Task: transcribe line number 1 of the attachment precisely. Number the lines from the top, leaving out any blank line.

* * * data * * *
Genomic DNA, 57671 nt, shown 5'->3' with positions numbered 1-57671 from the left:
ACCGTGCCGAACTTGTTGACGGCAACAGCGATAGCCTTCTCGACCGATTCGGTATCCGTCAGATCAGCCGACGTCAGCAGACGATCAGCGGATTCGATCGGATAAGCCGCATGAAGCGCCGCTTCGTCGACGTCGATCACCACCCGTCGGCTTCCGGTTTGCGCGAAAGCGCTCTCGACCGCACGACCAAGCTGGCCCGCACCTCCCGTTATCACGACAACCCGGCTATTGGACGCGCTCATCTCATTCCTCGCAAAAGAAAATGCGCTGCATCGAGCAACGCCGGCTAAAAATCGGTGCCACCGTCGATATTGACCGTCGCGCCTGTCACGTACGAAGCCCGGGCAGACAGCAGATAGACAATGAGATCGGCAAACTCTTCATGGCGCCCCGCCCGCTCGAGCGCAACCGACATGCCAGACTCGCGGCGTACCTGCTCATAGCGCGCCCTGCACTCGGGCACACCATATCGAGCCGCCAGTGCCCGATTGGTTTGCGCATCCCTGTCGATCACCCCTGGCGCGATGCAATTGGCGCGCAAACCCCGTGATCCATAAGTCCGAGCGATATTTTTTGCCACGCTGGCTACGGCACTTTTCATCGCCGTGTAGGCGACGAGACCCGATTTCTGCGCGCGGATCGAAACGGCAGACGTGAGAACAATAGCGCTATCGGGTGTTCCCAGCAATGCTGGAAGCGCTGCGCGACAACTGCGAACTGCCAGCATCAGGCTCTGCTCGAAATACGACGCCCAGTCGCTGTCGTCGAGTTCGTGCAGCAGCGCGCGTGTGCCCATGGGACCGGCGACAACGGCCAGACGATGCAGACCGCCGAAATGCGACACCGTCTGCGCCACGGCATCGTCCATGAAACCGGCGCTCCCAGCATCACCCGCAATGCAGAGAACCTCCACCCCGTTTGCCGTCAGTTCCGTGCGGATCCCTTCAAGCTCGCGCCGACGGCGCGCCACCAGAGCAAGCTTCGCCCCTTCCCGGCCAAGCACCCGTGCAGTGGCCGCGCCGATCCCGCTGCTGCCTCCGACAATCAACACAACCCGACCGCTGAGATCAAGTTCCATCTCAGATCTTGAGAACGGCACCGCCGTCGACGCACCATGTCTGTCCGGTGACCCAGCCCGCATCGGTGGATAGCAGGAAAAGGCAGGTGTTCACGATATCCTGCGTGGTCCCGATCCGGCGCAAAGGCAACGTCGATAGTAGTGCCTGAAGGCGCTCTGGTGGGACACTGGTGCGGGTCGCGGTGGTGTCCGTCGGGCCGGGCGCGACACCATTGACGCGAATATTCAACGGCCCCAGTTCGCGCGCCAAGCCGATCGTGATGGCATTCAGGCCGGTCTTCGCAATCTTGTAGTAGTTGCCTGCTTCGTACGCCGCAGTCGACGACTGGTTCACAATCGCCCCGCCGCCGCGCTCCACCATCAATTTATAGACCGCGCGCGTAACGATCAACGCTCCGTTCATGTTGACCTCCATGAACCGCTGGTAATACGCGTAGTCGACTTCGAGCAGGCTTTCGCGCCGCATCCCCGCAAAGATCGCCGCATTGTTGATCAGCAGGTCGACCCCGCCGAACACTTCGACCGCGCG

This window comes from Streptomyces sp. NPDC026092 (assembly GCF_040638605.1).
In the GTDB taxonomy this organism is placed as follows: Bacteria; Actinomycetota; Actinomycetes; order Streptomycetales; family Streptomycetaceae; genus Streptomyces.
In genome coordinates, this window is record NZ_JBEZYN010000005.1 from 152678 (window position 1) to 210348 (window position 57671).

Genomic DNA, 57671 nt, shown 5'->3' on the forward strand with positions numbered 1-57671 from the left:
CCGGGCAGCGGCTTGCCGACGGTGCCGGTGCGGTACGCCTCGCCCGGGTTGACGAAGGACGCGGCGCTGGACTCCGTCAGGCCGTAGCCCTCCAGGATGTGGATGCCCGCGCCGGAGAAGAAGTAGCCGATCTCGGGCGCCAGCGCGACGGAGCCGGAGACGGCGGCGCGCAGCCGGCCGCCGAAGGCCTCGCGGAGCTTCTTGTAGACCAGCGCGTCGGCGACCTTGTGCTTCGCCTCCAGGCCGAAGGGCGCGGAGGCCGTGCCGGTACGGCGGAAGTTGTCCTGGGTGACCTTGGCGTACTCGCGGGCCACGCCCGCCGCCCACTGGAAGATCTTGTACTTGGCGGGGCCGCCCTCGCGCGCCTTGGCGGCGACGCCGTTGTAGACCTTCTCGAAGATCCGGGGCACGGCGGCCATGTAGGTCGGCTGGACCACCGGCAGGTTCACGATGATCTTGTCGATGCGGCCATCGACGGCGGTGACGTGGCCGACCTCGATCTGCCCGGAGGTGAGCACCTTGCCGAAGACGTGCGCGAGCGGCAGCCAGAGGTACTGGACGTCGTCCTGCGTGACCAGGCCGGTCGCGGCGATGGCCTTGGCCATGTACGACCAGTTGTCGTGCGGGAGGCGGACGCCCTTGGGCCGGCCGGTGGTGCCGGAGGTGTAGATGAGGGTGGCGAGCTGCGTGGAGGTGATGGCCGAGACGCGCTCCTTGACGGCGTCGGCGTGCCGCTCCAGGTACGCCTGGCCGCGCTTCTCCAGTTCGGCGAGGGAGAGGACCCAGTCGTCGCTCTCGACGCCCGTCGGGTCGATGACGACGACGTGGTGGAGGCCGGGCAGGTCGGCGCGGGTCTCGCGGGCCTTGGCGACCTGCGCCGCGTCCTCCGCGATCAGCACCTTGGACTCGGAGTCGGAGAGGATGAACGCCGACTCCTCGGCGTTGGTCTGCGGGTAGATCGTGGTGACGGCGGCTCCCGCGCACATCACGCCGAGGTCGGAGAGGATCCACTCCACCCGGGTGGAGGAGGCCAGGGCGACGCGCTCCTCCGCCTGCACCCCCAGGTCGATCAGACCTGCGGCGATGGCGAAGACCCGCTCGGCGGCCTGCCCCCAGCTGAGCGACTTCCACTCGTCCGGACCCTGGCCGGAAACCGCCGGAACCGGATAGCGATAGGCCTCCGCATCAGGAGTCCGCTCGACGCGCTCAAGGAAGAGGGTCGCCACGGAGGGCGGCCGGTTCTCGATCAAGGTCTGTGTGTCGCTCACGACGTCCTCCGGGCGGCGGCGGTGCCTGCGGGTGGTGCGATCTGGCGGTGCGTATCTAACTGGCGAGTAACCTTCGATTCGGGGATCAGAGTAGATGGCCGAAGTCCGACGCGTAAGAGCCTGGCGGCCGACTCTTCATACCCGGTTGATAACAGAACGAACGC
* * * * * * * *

Genomic DNA, 57671 nt, shown 5'->3' with positions numbered 1-57671 from the left: